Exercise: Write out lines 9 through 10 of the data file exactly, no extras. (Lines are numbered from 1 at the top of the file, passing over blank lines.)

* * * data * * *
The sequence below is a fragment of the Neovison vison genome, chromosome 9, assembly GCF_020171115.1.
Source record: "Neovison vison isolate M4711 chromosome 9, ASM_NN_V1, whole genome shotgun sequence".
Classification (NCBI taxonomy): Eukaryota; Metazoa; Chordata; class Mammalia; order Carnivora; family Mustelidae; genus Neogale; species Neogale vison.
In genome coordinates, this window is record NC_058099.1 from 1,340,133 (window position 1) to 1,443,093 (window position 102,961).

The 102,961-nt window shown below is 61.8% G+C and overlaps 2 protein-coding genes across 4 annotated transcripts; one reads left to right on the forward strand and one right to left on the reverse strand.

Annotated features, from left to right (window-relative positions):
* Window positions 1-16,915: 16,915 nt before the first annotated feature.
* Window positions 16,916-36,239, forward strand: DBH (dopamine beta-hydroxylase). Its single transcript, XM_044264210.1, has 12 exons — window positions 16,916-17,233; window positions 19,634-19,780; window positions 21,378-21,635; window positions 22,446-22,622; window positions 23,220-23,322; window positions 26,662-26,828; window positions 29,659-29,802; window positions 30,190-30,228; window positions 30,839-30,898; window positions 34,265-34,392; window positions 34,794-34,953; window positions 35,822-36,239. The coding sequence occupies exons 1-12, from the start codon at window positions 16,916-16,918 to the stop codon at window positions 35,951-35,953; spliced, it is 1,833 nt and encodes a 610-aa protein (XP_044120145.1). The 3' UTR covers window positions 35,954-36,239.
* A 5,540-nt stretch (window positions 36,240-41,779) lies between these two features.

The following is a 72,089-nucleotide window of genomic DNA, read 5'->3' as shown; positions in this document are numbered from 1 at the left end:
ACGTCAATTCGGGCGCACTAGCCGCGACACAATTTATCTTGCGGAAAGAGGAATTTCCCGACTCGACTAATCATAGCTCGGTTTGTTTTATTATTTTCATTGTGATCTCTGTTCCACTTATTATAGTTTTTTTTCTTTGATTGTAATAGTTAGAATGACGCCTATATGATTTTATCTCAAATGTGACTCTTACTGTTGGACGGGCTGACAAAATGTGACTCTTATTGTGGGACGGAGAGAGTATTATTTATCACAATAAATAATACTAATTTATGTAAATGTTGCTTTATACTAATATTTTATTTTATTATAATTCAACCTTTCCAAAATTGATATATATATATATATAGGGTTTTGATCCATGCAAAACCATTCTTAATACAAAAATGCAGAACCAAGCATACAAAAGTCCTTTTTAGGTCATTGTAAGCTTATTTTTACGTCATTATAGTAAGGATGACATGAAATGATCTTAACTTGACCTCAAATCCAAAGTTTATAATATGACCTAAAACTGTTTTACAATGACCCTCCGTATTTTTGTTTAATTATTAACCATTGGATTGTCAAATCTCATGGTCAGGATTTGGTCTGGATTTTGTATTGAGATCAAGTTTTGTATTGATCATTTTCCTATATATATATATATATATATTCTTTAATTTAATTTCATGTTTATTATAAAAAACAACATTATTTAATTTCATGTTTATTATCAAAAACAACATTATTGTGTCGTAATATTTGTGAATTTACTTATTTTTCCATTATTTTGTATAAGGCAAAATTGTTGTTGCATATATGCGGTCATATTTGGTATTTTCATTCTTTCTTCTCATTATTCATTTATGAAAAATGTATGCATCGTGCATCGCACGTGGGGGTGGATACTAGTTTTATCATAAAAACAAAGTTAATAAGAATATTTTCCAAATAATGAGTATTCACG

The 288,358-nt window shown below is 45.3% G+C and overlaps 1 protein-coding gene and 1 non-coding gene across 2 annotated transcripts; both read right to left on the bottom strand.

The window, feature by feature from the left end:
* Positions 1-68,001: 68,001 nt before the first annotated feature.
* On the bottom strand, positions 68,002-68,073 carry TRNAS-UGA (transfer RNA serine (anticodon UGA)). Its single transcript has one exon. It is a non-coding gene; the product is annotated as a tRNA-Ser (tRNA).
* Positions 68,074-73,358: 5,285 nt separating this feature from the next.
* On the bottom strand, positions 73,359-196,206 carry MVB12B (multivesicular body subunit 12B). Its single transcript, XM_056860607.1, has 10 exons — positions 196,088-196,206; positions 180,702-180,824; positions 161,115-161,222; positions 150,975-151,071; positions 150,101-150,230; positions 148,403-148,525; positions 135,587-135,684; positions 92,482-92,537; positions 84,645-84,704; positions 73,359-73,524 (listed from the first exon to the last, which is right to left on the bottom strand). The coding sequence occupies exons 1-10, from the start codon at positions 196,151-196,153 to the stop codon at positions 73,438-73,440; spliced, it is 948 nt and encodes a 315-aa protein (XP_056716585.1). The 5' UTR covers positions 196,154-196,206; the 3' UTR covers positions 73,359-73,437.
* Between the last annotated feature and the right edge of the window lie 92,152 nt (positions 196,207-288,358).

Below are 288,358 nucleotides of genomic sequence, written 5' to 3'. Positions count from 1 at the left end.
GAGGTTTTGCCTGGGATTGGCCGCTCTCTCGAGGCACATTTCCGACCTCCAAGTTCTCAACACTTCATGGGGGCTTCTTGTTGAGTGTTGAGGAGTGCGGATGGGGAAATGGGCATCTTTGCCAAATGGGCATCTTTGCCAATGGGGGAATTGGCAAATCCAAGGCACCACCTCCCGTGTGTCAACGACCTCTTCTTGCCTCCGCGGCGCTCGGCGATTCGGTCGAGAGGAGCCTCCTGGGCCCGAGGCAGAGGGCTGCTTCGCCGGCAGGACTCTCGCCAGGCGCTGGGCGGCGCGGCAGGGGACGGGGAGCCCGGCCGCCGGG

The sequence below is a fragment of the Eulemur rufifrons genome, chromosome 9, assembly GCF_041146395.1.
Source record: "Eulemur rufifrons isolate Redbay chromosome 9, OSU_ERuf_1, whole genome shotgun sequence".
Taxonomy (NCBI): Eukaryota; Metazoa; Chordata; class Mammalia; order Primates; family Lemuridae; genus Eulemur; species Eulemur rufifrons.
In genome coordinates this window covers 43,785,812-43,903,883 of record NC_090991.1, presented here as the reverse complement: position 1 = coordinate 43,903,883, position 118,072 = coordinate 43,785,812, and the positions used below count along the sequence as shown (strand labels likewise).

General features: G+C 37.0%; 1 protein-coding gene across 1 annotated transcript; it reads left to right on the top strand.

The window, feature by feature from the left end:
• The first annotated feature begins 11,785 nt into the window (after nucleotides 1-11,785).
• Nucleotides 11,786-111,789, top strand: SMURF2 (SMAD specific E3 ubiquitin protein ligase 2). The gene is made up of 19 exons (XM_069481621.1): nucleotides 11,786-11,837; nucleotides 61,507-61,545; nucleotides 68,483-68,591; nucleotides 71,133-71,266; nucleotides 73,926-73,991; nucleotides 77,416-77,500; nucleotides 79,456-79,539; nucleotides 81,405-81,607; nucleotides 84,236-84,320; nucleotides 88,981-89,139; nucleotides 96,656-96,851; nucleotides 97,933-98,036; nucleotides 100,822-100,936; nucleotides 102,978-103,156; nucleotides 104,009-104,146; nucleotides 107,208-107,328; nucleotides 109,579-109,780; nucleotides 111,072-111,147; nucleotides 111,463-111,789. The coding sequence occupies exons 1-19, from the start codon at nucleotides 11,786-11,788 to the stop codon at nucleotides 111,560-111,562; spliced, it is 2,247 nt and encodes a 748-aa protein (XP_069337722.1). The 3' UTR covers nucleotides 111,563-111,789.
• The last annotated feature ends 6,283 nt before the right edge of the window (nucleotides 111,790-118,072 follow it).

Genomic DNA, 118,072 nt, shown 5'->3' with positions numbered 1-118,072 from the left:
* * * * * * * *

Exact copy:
* A 5,540-nt stretch (window positions 36,240-41,779) lies between these two features.

The following is a 72,089-nucleotide window of genomic DNA, read 5'->3' as shown; positions in this document are numbered from 1 at the left end: